By DAVID DUPONT
BG Independent News
The Black Swamp Arts Festival needs a village.
That’s what it takes to stage the annual weekend event. It’s been that way for the festival’s 25 years.
“It takes everybody,” said Wynn Perry, volunteer coordinator for the festival. The festival draws on a cross section of the community – professionals, retirees, service clubs, churches, school clubs, university students, and more. “They all volunteer.”
The Black Swamp Arts Festival will be presented Friday, Sept. 8 through Sunday, Sept. 10 this year, in downtown Bowling Green. None of the concerts, art show or youth activities happen without willing bodies.
The festival uses about 1,000 volunteers on the weekend itself – the all-volunteer committee that organizes it works throughout the year. That’s the sweat equity that’s invested into putting on a community-wide party.
With the festival less than a month away, organizers are in serious need of people to sign up, Perry said.
Volunteers are needed throughout the festival from Friday morning to help set up the stage and beer garden area to helping get the downtown back to normal on late Sunday afternoon. On Saturday morning volunteers on the dawn patrol help transform Main Street into a vibrant art fair, as more than 150 artists, plus university students, set up booths.
In between, help is needed selling tickets, merchandise, beverages, picking up trash, helping kids create art, and monitoring the stage and beer garden area.
“Volunteers are a vital part of the Festival,” Todd Ahrens, who chairs the festival committee, wrote in a statement. From set up Friday morning to take down on Sunday evening, about 1,000 volunteers support activities to make the Festival run smoothly.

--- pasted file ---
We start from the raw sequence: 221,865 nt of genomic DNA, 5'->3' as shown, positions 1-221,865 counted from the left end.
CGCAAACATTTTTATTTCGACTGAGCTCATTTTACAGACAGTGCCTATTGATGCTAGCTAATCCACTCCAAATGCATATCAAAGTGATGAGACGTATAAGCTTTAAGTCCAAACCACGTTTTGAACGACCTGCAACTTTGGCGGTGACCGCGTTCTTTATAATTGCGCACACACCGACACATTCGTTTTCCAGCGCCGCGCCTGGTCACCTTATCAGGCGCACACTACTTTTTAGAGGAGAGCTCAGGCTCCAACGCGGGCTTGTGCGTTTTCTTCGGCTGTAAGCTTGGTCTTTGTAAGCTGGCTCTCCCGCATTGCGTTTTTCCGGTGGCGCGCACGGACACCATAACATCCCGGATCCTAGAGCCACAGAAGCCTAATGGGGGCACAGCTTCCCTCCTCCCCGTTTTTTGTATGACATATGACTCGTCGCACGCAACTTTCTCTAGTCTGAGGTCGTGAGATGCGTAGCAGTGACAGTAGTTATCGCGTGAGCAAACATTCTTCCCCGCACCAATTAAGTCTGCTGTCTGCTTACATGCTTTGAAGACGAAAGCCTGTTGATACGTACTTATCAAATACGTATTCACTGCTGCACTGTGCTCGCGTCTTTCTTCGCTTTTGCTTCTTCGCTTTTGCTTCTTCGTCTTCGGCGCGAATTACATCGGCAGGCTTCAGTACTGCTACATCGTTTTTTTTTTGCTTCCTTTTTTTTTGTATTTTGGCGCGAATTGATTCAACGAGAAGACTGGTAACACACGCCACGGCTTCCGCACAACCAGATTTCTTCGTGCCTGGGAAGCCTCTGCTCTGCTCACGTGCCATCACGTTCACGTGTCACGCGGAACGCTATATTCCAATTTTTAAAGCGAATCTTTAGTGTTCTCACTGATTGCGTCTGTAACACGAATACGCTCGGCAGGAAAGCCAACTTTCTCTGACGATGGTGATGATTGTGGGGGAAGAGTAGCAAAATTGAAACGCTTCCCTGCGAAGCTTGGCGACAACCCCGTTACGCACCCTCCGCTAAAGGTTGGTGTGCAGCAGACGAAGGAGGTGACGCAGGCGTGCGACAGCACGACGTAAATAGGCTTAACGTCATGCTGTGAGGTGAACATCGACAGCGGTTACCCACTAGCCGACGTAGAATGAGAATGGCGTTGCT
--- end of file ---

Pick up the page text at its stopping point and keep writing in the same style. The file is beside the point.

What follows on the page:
“We are still in need of volunteers this year in a number of areas and are hoping the community will rally to pick up one or more of the shifts available.”
Most shifts last two to three hours. People can sign up at: www.blackswampfest.org. Clcik the Volunteer link at the top of the page.
Volunteers are needed throughout, the weekend but Perry is particularly concerned with Youth Arts, which uses about 300 volunteers, and gate monitors.
The gate monitors make sure that alcoholic beverages stay within the confines of the beer garden, and check that those carrying them have the bracelets indicating their IDs have been checked.
This year, gate monitors will have a shaded seat to sit in while they perform their duties. Those duties are essential to make sure the festival is operating within the constraints of its liquor license.
“Be part of the fun,” Perry said. “People usually do have fun.”
Volunteer signup continues throughout the weekend. Those wishing can see what’s needed at the volunteer check-in table at the main entrance to the Main Stage area.
“As we prepare to celebrate our 25th anniversary,” Ahrens said, “we appreciate how much the Bowling Green community supports the arts and are especially grateful to the volunteers who help make it happen.”